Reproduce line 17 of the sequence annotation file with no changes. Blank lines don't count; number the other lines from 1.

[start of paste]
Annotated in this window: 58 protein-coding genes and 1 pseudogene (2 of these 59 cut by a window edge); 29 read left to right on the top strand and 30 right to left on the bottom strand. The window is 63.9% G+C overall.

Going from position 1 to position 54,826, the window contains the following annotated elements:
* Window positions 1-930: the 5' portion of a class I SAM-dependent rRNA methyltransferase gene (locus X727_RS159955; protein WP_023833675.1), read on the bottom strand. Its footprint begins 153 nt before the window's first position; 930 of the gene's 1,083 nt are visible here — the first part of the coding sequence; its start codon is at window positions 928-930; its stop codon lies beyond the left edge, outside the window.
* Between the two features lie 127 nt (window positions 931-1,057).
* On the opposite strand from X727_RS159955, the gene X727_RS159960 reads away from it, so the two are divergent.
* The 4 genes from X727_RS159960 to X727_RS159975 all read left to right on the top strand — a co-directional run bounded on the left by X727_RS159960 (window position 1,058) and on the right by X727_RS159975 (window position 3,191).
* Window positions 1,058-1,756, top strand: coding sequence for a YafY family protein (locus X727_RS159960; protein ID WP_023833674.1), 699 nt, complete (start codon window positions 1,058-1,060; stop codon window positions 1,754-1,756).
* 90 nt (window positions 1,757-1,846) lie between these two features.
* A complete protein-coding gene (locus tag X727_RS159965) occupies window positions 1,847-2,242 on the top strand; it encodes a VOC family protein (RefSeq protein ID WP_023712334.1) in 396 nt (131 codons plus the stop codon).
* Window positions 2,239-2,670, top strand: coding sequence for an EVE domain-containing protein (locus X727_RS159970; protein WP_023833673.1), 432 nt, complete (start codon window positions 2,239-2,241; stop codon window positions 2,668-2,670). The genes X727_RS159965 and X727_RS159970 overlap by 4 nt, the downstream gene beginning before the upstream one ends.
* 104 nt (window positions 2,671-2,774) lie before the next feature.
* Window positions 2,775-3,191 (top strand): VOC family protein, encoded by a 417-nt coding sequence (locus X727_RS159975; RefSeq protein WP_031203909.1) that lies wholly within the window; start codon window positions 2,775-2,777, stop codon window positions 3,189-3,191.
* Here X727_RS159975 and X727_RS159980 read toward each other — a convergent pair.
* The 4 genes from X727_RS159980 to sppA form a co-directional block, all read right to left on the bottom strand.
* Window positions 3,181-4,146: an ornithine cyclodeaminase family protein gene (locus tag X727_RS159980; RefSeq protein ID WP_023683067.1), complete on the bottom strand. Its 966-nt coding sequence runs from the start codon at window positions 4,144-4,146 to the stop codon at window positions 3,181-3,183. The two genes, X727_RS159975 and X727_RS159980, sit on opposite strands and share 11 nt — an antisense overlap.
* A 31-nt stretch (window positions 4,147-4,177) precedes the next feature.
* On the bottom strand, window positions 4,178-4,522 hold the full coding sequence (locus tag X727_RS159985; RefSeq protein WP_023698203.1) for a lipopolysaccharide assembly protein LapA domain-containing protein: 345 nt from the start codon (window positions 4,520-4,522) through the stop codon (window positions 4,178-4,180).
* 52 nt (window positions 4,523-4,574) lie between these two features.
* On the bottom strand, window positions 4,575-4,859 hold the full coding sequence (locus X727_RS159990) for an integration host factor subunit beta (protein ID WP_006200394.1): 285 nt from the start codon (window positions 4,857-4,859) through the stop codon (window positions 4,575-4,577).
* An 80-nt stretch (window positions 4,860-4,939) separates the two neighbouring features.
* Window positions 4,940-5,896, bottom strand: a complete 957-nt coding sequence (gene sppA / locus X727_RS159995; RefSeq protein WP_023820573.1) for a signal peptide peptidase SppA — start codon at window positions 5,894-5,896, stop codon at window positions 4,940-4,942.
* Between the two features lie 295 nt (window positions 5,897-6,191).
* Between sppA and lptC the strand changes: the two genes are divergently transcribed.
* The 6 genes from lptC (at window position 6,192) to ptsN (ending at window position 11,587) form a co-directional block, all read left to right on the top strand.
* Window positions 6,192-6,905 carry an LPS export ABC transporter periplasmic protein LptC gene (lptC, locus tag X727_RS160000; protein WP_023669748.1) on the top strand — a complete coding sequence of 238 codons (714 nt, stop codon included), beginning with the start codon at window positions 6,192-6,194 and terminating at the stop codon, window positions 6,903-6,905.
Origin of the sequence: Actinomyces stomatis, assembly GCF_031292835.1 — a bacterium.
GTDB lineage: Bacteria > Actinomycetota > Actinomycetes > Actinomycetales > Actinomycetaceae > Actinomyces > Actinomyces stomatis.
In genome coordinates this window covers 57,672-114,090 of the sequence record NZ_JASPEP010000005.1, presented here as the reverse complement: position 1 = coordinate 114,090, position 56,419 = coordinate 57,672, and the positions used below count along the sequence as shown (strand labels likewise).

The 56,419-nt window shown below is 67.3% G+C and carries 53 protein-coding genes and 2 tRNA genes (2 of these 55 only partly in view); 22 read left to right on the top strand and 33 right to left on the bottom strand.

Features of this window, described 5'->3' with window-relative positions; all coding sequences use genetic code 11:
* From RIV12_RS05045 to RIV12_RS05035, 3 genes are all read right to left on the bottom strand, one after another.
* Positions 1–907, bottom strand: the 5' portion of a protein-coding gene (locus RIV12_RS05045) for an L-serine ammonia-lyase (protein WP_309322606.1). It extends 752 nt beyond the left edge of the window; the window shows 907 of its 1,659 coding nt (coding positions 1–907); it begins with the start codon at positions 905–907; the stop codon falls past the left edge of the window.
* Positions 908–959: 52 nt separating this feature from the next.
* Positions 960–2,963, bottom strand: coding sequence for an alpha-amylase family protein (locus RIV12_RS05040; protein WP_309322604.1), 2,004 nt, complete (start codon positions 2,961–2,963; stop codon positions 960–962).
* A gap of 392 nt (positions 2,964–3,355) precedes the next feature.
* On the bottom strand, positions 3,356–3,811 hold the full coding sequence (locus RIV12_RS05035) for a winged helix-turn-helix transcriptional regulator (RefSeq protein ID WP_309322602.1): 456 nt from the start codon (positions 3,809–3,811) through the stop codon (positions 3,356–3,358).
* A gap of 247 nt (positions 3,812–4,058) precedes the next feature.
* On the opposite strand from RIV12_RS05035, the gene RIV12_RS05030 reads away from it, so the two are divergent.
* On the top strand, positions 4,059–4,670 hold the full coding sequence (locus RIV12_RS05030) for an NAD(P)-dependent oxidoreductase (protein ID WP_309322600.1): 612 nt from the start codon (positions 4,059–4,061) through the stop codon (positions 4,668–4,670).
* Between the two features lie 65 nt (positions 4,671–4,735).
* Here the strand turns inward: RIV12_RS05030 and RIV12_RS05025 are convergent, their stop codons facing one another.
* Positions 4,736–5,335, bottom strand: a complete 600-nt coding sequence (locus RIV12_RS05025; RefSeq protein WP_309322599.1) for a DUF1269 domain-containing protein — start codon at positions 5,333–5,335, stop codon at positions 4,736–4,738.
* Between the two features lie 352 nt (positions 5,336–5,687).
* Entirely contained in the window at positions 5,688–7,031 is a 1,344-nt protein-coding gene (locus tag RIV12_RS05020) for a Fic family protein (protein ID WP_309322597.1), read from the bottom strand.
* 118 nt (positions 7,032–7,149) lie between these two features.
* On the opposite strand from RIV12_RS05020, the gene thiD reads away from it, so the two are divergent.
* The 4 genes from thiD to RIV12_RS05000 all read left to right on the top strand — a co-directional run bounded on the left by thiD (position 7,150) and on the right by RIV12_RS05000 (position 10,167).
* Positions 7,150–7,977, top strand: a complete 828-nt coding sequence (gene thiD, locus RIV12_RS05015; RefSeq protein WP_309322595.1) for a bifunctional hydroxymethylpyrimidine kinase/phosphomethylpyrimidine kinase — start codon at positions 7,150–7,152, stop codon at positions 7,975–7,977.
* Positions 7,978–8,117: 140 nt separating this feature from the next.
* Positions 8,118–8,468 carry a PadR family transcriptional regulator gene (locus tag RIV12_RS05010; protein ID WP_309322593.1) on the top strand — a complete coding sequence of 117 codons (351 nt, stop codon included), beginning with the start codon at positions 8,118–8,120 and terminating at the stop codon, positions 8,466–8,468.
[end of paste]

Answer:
* On the bottom strand, window positions 4,178-4,522 hold the full coding sequence (locus tag X727_RS159985; RefSeq protein WP_023698203.1) for a lipopolysaccharide assembly protein LapA domain-containing protein: 345 nt from the start codon (window positions 4,520-4,522) through the stop codon (window positions 4,178-4,180).